5 It should be noted, however, that the socialist government did not mandate a coal phase-out by 2030 but rather relied on EU legislation and on market factors (continued cost reductions in renewables, price of the tonne of CO2 of €35 in 2030) that forced coal out of the Spanish electricity mix. The INECP, however, stated that phasing out coal was key to achieve the decarbonisation goals. Hence the Spanish government reserved the right to undertake ‘any appropriate measures deemed necessary’ to meet the RES electricity target (74% by 2030).

6 Article 9 of the current draft proposal for the Climate Change and Energy Transition Law presented by the socialist government states that new fiscal benefits for fossil fuel products will only be allowed under special circumstances detailed below.

7 ‘[CSOs] can be defined to include all non-market and nonstate organizations outside of the family in which people organise themselves to pursue shared interests in the public domain. Examples include community-based organisations and village associations, environmental groups, women’s rights groups, farmers’ associations, faith-based organisations, labour unions, co-operatives, professional associations, chambers of commerce, independent research institutes and the not-for-profit media’ (UNDP, undated).

8 Czech Republic (-30%), Germany (-55%), Ireland (-40%), France (-40%), Latvia (-40%), Lithuania (-40%), Hungary (-40%), the Netherlands (-49%), Portugal (-45%), Romania (-50%) and Sweden (-63%).

9 Most of the new CSP capacity (5 GW) had nine hours of storage capacity as modelled in Spain’s PNIEC.

10 Note that nuclear phaseout took place in 2025-35, which explains the 3GW of nuclear in 2030.

11 See page 42 of the INECP.

12 Defined in Article 9 of the draft Climate Change and Energy Transition Law as fiscal benefits and other support mechanisms or measures that foster the use of fossil fuels.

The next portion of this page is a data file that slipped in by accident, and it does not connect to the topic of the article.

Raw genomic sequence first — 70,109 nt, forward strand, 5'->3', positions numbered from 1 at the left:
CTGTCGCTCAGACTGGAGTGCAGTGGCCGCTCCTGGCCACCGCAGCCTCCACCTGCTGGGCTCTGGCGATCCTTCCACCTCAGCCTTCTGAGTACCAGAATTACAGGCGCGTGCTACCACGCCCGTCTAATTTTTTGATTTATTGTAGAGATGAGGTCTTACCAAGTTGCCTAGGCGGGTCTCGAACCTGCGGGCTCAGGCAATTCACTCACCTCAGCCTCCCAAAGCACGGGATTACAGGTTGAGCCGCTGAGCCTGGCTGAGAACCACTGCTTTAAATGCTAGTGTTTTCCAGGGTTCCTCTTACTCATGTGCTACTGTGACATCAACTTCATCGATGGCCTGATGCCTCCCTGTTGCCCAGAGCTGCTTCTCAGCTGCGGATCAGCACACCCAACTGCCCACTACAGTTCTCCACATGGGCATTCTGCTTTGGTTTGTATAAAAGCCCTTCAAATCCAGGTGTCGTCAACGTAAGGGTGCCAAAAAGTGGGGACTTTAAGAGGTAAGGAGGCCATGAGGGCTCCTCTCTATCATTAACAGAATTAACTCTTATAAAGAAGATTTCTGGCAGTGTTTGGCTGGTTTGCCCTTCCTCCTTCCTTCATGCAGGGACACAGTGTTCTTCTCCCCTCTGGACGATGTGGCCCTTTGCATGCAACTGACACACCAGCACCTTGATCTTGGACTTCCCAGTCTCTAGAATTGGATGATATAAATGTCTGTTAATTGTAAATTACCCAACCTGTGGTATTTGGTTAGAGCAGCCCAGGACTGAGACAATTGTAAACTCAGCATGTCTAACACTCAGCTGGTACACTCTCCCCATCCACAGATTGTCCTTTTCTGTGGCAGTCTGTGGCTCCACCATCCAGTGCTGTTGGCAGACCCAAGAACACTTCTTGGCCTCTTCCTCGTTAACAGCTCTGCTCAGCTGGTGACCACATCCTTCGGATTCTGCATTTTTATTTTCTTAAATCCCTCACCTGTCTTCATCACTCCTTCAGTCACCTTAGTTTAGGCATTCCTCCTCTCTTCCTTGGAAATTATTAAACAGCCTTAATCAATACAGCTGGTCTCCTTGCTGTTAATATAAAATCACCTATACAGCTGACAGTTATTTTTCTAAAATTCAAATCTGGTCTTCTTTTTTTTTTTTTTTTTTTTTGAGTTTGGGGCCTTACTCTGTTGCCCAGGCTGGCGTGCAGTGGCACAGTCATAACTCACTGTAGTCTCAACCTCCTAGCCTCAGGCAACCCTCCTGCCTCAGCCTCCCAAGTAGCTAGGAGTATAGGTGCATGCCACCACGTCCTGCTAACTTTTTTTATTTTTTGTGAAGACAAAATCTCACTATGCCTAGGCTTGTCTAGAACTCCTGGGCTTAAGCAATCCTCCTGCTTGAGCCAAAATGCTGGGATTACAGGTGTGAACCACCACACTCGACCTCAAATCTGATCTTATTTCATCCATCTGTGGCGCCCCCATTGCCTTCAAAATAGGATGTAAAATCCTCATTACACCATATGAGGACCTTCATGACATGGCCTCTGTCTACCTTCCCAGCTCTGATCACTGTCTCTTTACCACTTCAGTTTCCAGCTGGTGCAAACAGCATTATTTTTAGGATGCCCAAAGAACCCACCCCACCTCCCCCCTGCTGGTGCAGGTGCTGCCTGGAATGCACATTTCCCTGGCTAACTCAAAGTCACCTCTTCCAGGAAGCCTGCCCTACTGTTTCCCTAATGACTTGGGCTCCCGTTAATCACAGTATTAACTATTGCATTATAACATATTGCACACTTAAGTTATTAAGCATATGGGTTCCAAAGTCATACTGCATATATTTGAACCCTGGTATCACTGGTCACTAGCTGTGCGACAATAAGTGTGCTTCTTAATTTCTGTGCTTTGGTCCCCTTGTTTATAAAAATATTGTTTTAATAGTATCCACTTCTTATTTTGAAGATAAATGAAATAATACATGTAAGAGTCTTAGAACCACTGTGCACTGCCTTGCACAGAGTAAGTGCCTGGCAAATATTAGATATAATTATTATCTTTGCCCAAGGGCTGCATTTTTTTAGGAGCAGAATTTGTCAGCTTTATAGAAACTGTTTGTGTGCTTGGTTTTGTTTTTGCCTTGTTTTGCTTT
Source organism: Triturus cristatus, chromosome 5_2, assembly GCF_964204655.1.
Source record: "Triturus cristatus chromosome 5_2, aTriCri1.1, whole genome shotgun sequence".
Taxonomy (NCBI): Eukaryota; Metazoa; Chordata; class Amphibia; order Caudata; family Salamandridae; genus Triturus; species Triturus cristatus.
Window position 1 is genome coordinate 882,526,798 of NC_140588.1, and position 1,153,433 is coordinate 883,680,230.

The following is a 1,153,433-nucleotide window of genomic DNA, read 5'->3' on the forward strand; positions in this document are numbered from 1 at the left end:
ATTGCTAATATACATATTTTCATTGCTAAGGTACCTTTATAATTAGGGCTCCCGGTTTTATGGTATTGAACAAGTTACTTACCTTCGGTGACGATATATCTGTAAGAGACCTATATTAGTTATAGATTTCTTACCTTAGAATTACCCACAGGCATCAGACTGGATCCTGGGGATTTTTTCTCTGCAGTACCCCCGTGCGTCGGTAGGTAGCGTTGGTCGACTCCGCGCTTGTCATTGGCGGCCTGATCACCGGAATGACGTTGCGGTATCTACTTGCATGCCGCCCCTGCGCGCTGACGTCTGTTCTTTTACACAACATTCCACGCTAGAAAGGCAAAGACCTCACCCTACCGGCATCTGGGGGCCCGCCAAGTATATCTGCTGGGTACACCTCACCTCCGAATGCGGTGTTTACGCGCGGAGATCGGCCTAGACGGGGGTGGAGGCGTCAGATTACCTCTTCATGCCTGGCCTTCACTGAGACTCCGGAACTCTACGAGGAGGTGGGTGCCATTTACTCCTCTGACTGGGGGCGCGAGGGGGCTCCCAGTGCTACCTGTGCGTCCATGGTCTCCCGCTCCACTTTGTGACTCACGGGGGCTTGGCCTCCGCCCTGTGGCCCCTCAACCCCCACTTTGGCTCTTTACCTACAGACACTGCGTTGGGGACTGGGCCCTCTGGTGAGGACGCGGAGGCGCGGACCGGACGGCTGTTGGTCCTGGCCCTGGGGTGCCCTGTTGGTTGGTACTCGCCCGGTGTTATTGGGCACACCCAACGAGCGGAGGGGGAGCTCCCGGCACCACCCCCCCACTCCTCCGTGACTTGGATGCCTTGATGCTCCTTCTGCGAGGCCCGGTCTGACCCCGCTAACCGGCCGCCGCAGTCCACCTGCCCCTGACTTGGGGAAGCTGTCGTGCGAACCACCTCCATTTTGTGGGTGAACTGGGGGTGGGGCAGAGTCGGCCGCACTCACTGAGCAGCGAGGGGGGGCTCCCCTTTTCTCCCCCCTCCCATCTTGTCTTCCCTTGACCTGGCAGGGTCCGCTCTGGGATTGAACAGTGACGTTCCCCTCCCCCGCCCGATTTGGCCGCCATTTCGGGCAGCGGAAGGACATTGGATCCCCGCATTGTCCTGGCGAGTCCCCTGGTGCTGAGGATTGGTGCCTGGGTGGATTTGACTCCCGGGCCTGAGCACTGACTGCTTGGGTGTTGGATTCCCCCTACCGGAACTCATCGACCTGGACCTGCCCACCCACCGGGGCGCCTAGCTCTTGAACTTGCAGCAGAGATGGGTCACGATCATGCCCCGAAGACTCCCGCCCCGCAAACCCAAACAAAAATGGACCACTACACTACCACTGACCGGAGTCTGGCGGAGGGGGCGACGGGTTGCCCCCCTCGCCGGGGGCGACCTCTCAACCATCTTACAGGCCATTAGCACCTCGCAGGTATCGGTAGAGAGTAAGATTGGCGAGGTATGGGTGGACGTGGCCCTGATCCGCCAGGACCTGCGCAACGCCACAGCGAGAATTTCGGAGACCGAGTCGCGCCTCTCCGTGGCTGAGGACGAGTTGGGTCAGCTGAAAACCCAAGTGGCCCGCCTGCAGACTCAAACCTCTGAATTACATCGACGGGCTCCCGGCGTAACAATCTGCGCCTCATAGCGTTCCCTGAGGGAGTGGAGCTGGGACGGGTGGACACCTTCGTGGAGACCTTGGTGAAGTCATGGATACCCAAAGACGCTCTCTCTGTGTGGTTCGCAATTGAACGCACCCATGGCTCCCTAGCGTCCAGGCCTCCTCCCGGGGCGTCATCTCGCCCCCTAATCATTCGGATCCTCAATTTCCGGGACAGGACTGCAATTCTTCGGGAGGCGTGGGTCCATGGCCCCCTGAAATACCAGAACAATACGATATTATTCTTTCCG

13 The potential loophole in the drafting of Article 9 (effectively allowing fossil fuel subsidies to continue) gave rise to several comments in the public consultation process prior to the passing of the Climate Change and Energy Transition Law. These comments were taken into consideration by the government to ensure appropriate monitoring of subsides, effectively restricting new fossil fuel subsidies to vulnerable families and small-scale farmers whose livelihoods could be significantly affected by higher fuel prices.

14 These figures are available from page 206 of the INECP and are based on information provided by Spain’s tax agency.

15 Which amounted to 10,4 GW of installed capacity in 2018. See IIDMA (2019), ‘Un oscuro panorama. Las secuelas del carbón’, (accessed 18/V/2019).

16 See the second additional provision of the draft Climate Change and Energy Transition Law for further details.

17 Pollit & Mercure (2018) argue that Computable General Equilibrium (CGE) models assume crowding-out effects as a result of climate policies. The authors argue that macro-econometric models based on non-equilibrium economic theory do not necessarily lead to crowding out effects and can even serve as an economic stimulus.

18 Whose emissions amounted to 25% of total emissions in 2015 and 48% of of diffuse sector emissions in 2017.

19 Partido Popular (2015), ‘Seguir avanzando. Programa electoral para las elecciones generales de 2015’, Partido Popular, Madrid; Partido Popular (2018), ‘Proposición de Ley sobre Cambio Climático y Transición Energética’, Grupo Parlamentario Popular en el Congreso, Boletín Oficial de las Cortes Generales, Madrid; Público (2018), ‘El PP es el único partido que está a favor del “fracking”, del almacén nuclear y del “impuesto al sol”,(accessed 07/V/2019); SNE (2015) ‘El Partido Popular promete mantener las centrales nucleares y terminar el ATC’, Sociedad Nuclear Española (SNE), (accessed 07/V/2019); Partido Popular (2019), ‘Elecciones generales, autonómicas y municipales 2019. Programa electoral’, Partido Popular, Madrid.

20 Podemos (2018), ‘Proposición de Ley sobre Cambio Climático y Transición Energética’, Grupo Parlamentario Confederal de Unidos Podemos-En Comú Podem-En Marea, Boletín Oficial de las Cortes Generales, Madrid; Podemos (2019), ‘Programa de Podemos para un nuevo pais. Programa Electoral elecciones 2019’.

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Elcano Royal Institute

Elcano Royal Institute

The Elcano Royal Institute (Real Instituto Elcano) is a private entity, independent of both the Public Administration and the companies that provide most of its funding. It was established, under the honorary presidency of HRH the Prince of Asturias, on 2 December 2001 as a forum for analysis and debate on international affairs and particularly on Spain’s international relations. Its output aims to be of use to Spain’s decision-makers, both public and private, active on the international scene. Its work should similarly promote the knowledge of Spain in the strategic scenarios in which the country’s interests are at stake.